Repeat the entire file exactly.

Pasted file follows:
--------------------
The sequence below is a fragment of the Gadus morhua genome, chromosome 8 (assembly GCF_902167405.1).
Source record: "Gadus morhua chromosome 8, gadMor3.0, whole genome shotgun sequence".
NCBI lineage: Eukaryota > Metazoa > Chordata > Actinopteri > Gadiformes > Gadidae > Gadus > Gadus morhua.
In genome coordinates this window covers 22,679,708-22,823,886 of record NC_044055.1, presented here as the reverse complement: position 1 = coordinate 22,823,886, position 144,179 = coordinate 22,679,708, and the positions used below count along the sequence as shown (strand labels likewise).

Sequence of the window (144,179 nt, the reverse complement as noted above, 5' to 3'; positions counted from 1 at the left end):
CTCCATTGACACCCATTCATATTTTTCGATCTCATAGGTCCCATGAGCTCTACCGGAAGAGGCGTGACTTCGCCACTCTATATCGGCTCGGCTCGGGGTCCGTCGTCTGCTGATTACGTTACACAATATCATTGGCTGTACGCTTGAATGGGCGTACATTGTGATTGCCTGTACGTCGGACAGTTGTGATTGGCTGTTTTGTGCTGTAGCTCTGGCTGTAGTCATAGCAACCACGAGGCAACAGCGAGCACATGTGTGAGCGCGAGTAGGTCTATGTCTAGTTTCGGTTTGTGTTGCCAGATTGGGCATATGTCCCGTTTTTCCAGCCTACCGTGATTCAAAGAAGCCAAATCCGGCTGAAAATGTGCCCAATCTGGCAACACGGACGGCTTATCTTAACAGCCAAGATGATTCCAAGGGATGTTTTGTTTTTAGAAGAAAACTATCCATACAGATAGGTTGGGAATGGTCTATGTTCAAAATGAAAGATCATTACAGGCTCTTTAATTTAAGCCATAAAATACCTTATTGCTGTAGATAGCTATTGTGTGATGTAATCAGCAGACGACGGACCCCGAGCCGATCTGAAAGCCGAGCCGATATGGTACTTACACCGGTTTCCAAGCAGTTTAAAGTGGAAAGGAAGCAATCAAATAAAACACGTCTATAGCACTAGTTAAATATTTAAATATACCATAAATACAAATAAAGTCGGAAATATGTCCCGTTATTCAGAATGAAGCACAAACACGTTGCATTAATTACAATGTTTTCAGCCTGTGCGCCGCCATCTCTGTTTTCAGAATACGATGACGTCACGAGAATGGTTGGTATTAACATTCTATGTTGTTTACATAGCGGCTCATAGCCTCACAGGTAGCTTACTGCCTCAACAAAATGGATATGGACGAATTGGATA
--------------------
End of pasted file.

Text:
The sequence below is a fragment of the Gadus morhua genome, chromosome 8 (assembly GCF_902167405.1).
Source record: "Gadus morhua chromosome 8, gadMor3.0, whole genome shotgun sequence".
NCBI lineage: Eukaryota > Metazoa > Chordata > Actinopteri > Gadiformes > Gadidae > Gadus > Gadus morhua.
In genome coordinates this window covers 22,679,708-22,823,886 of record NC_044055.1, presented here as the reverse complement: position 1 = coordinate 22,823,886, position 144,179 = coordinate 22,679,708, and the positions used below count along the sequence as shown (strand labels likewise).

Sequence of the window (144,179 nt, the reverse complement as noted above, 5' to 3'; positions counted from 1 at the left end):
CTCCATTGACACCCATTCATATTTTTCGATCTCATAGGTCCCATGAGCTCTACCGGAAGAGGCGTGACTTCGCCACTCTATATCGGCTCGGCTCGGGGTCCGTCGTCTGCTGATTACGTTACACAATATCATTGGCTGTACGCTTGAATGGGCGTACATTGTGATTGCCTGTACGTCGGACAGTTGTGATTGGCTGTTTTGTGCTGTAGCTCTGGCTGTAGTCATAGCAACCACGAGGCAACAGCGAGCACATGTGTGAGCGCGAGTAGGTCTATGTCTAGTTTCGGTTTGTGTTGCCAGATTGGGCATATGTCCCGTTTTTCCAGCCTACCGTGATTCAAAGAAGCCAAATCCGGCTGAAAATGTGCCCAATCTGGCAACACGGACGGCTTATCTTAACAGCCAAGATGATTCCAAGGGATGTTTTGTTTTTAGAAGAAAACTATCCATACAGATAGGTTGGGAATGGTCTATGTTCAAAATGAAAGATCATTACAGGCTCTTTAATTTAAGCCATAAAATACCTTATTGCTGTAGATAGCTATTGTGTGATGTAATCAGCAGACGACGGACCCCGAGCCGATCTGAAAGCCGAGCCGATATGGTACTTACACCGGTTTCCAAGCAGTTTAAAGTGGAAAGGAAGCAATCAAATAAAACACGTCTATAGCACTAGTTAAATATTTAAATATACCATAAATACAAATAAAGTCGGAAATATGTCCCGTTATTCAGAATGAAGCACAAACACGTTGCATTAATTACAATGTTTTCAGCCTGTGCGCCGCCATCTCTGTTTTCAGAATACGATGACGTCACGAGAATGGTTGGTATTAACATTCTATGTTGTTTACATAGCGGCTCATAGCCTCACAGGTAGCTTACTGCCTCAACAAAATGGATATGGACGAATTGGATA